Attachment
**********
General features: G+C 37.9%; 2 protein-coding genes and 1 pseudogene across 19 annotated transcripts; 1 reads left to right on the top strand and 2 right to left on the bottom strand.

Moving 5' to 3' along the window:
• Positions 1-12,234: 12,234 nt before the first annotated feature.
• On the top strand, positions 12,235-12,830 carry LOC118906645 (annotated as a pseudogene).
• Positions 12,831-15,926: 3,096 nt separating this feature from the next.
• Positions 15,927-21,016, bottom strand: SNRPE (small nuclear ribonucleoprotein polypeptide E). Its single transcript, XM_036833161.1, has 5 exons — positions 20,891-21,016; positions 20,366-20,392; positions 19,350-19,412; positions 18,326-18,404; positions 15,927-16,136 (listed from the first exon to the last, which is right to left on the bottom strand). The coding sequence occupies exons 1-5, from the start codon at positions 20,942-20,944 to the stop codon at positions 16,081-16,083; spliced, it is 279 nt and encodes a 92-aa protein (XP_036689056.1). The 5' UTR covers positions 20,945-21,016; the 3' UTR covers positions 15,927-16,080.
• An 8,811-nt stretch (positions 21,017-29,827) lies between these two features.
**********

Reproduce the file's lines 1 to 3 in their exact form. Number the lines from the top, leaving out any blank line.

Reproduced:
General features: G+C 37.9%; 2 protein-coding genes and 1 pseudogene across 19 annotated transcripts; 1 reads left to right on the top strand and 2 right to left on the bottom strand.

Moving 5' to 3' along the window:
• Positions 1-12,234: 12,234 nt before the first annotated feature.